Morocco’s blue city of Chefchaouen (call it “Chaouen” for short) is a deliberately blue-washed monochromatic wonderland. Viewing it from the slopes above is like looking at a city under impossibly blue water. Visiting on the ground is full immersion in a transcendent experience with the color blue leaping out at you from every street. Here are 10 things you didn’t know about Morocco’s Blue City, Chefchaouen.
Sources: wikitravel.com, britannica.com, lifebuzz.com, atlasobscura.com, lonelyplanet.com, cannibisni.com, juliehall.net
In the northeastern part of this rich Maghreb nation lies the blue city of Chefchaouen. Nested in the valley of the Rif Mountains and within reasonable access of the Mediterranean, this small city is easiest to reach by flying or sailing into Tangier (roughly 72 miles away), and traversing the connecting roads via Tetouan. It boasts a population of around 40,000, and the citizens are reportedly anything but “blue”– they’re relaxed, courteous, and welcoming.
The name Chefchaouen means “two horns” in Berber tongue, a reference to a mountain sliced into two by the valley where the town rests. In 1471, a small fortress was made by Mulay Ali Ben Rachid (considered a descendant of the Prophet Muhammad) in order to block the Portuguese invasion and enhance mercantilism (a practice common in Europe from the 16th to the 18th centuries that promoted governmental regulation of a nation’s economy). Following the expulsion of Sephardic Jews and Morisco Muslims during the Spanish Inquisition and Reconquista, Chefchaouen became a refuge for thousands of Jews. Until the Spanish occupation in the 1920s, the town was closed to most visitors and religions. Morocco, and Chefchaouen, gained independence in 1956.
In the 1930s, the Sephardic Jewish refugee population took their brushes and went to work on the walls of their houses with a talcum blue motif. The color is meant to be a holy reminder of God’s power. A working hypothesis of the blue washing is the similarity to the holy ancient Israeli city of Safed, where Jewish refugees from the Reconquista did the same to their homes. While the Jewish population in Chefchaouen has been slowly supplanted by a Muslim one, their influence in design and history seems, thus far, to prevail.
Not as mobbed as Marrakesh or Casablanca by tourists seeking an exotic sojourn, Chefchaouen experiences waves of mostly European visitors, especially in the summer months. The town’s 200-plus pensions attest to this, as do the ubiquitous marketplaces where local artisans make handcrafted souvenirs to generate income.
Leather is the main draw, and there are many privately owned leather-making shops in Chefchaouen. The products — wallets, purses, satchels, shoes and more — are often found for sale in larger Moroccan cities. Many of the country’s leather artisans went through their apprenticeships in Chefchaouen. Other products made in this city include goat cheese, wools, garments, cloth, spices and oils.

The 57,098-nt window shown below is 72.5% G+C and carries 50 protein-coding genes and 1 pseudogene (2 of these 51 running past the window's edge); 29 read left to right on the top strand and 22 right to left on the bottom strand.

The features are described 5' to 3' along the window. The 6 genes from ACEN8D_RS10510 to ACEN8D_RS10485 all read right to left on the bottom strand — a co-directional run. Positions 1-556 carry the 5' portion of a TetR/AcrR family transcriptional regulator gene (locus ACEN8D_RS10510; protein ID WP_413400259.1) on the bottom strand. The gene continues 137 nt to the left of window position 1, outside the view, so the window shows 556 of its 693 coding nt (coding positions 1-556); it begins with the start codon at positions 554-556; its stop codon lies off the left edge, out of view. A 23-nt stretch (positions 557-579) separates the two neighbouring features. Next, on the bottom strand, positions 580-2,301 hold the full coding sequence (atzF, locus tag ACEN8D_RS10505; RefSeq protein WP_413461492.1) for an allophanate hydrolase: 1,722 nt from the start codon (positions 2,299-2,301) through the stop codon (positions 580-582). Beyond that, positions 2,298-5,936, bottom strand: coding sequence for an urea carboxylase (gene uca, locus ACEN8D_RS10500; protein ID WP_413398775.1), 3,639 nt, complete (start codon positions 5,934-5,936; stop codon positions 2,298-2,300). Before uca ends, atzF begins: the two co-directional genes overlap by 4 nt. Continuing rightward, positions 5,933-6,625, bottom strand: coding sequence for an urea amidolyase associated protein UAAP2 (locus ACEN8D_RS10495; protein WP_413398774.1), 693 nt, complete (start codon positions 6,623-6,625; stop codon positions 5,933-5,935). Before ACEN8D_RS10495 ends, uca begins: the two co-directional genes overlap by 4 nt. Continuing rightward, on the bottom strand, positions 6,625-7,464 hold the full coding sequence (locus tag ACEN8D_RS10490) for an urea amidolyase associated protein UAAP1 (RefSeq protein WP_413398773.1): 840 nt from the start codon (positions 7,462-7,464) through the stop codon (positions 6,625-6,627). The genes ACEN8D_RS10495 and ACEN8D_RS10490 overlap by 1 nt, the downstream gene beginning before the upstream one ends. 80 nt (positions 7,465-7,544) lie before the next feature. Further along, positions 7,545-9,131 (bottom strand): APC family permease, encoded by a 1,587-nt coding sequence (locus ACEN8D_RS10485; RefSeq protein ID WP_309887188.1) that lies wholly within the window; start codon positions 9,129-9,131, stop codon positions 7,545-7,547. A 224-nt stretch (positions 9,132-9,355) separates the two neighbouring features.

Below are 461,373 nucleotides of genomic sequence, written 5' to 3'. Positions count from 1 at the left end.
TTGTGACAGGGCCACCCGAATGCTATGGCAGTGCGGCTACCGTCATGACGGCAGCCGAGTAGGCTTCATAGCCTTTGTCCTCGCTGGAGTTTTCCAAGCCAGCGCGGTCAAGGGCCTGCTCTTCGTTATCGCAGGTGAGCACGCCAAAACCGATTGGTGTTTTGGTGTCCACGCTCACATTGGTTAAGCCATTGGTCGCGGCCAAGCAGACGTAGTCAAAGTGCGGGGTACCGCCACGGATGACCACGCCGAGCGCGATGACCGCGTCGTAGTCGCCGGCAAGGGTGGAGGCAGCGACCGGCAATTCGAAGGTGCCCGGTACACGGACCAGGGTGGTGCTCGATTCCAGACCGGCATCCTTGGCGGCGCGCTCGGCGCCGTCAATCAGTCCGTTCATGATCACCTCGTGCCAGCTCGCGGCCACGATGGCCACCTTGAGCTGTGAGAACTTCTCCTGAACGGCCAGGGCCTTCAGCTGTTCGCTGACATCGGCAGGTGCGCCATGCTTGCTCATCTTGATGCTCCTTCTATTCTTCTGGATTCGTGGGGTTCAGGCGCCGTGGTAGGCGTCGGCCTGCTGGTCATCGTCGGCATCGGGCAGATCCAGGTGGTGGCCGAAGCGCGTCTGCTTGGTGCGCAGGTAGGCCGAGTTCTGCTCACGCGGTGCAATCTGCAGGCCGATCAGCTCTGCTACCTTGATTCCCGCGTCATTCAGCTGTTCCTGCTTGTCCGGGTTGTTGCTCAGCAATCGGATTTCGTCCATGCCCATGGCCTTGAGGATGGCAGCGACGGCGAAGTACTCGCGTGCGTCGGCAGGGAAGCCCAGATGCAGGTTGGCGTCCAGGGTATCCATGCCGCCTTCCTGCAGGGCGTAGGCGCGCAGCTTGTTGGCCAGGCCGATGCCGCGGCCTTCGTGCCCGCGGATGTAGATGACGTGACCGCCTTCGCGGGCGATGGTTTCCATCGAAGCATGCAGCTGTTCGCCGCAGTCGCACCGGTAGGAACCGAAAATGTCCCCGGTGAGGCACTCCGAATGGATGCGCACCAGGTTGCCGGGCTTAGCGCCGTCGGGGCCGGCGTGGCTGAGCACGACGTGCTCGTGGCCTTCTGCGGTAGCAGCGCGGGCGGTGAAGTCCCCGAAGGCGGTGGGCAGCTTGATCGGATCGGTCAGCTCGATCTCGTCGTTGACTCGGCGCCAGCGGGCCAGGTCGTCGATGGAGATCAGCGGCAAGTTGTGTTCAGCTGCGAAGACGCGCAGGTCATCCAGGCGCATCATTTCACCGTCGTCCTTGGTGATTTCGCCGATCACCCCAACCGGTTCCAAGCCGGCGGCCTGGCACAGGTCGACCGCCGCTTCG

Baissara is a traditional split pea soup that is particularly popular in Chefchaouen. Of course, a typical Moroccan meal can be enjoyed in Chefchaouen. You can get tagine, made with fish or meat, vegetables and couscous infused with spices; grilled meats and mint tea — which is drunk all day long, casually or ceremonially.
Myriad mosques ring out five times a day, and from the hills above, it’s a cacophony of beautiful, reverent sounds. Some notable mosques include the Place Uta Hammam, arguably the city’s center of Islam. Jemaa Bouzafar is a small mosque outside the city allegedly damaged during Spanish occupation. Its twisty decaying stairs are still climbable for a spectacular view. The kasbah in the old city has a lush green garden and is the site of an old prison. Walking the serpentine streets is the thing to do.
The local cooling-off place is Ras el Maa, not far from the medina. Villagers and tourists alike are often there on hot days, swimming and washing their clothes. Past a cemetery and up a hill on the southern outskirts of the town is the Hotel Atlas, and the view from there is similar to the view above. Don’t forget your camera.
Most tourist websites and books hold either cautionary or covertly encouraging tips on a certain green product that covers the hills outside Chefchaouen. Over there, it’s called kif. Whether you know it as gonga, dope, Buddha or pot…it’s marijuana. This is known for being the area’s largest exporter of cannabis. Armed men guard the slopes, and vendors can get pushy to the point of dangerous towards tourists in this, “Amsterdam of Morocco.” While smoking hashish and marijuana can be common in this town, it’s illegal in Morocco.
We hope so! Home and business owners in the medina upkeep the blue-washing of the lower halves of their buildings regularly. Whether it’s for tourism’s sake, or to maintain a testament to a holy past, every spring, white and blue are swirled together, large rollers are utilized (mostly by women), and the living dreamscape is continued.